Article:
The rest, they say, was history, although Lee isn't interested in telling the story from the center, and in many ways his film is a companion piece to the massive documentary "Woodstock," which focuses on the music, the people and the mud. And while there is mud in "Taking Woodstock," its more about learning about personal freedom.
As a gay man, Elliot feels boxed in, as does his high-school friend Billy (Emile Hirsch), a paranoid Vietnam veteran suffering from post-traumatic stress disorder.
As the festival nears, authorities and locals fear the worst from thousands of people expected to descend on the town. But society was already starting to change. "I was expecting to come here and beat up hippies," a motorcycle cop tells Elliot as he looks around, a flower in his helmet.
There are some funny touches throughout the scene, including the Earthlight Players (a real theater troupe at the time), whose members would disrobe at the flimsiest excuse. But Lee and screenwriter James Schamus neither sentimentalize the event, aggrandize it nor mythologize it. It was three-days of peace, but the film - as the title suggests - wants its audience to think about what came out of it.
Boys will be boors in 'Hangover'
As a sports fan, I endure a lot of beer and fast-food commercials that play on the idea that the average American male is a boorish, insensitive baboon. It's hard to know if that's because the TV ads are merely reflecting the truth or that by watching so many dumb commercials and movies that tell us we are, that we are becoming boorish, insensitive baboons.
I have no answer to that, but pass me a banana. Which brings me to the "The Hangover," an unexpected hit about four dudes - played by Bradley Cooper, Ed Helms, Zach Galifianakis and Justin Bartha - who drive to Vegas from L.A. for a bachelor-party weekend. Oops, things get out of hand because boys will be infantile, especially when consuming too much.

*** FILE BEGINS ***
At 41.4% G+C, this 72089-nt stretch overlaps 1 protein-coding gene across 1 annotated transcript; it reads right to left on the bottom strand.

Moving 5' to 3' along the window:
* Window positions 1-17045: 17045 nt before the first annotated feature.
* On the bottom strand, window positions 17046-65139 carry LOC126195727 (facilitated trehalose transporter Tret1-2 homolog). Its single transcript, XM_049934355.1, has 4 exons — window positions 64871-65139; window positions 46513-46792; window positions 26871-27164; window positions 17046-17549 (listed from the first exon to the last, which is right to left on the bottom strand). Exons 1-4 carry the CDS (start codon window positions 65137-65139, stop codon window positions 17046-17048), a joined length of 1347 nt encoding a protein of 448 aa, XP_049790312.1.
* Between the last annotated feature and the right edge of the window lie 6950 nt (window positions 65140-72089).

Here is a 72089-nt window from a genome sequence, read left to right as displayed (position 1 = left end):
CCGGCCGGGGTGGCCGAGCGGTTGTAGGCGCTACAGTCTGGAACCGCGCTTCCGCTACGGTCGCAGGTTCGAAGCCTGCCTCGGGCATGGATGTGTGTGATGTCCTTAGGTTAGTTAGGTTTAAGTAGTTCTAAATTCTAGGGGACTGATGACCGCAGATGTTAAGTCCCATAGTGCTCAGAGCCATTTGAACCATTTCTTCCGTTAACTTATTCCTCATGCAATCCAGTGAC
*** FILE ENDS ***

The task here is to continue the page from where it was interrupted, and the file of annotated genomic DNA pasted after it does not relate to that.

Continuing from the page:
I admit I laugh at some of the commercials I watch, and I laughed at some parts of "The Hangover." (I not sure I'm proud of it, though.)
Directed by Todd Phillips, the film is mostly inoffensively dumb - despite naughty words and behavior - and occasionally amusing, but I wish boys' humor would grow up sometime.
Keep in mind
"The Girl From Monaco," a light-weight French thriller about a Paris lawyer (Fabrice Luchini) who is lured to a resort town by an accused murderess (St phane Audran) and then finds himself attracted to the local TV weather girl (Louise Bourgoin), has some nice twists.
"G-Force," Jerry Bruckheimer's first foray into 3-D kids' films about some rodents that save the day is as loud and action-packed as his live action films.
"The Tudors: The Complete Third Season" again tries to convince us the English King Henry VIII's court was filled with runway models.
And there are two pretty decent British dramas that aired on PBS recently - "Collision" and "Place of Execution" - as well as "The Sherlock Holmes Collection" and "Murder by Decree" that feature the British sleuth as we wait to see what director Guy Ritchie and Robert Downey Jr. will do with him.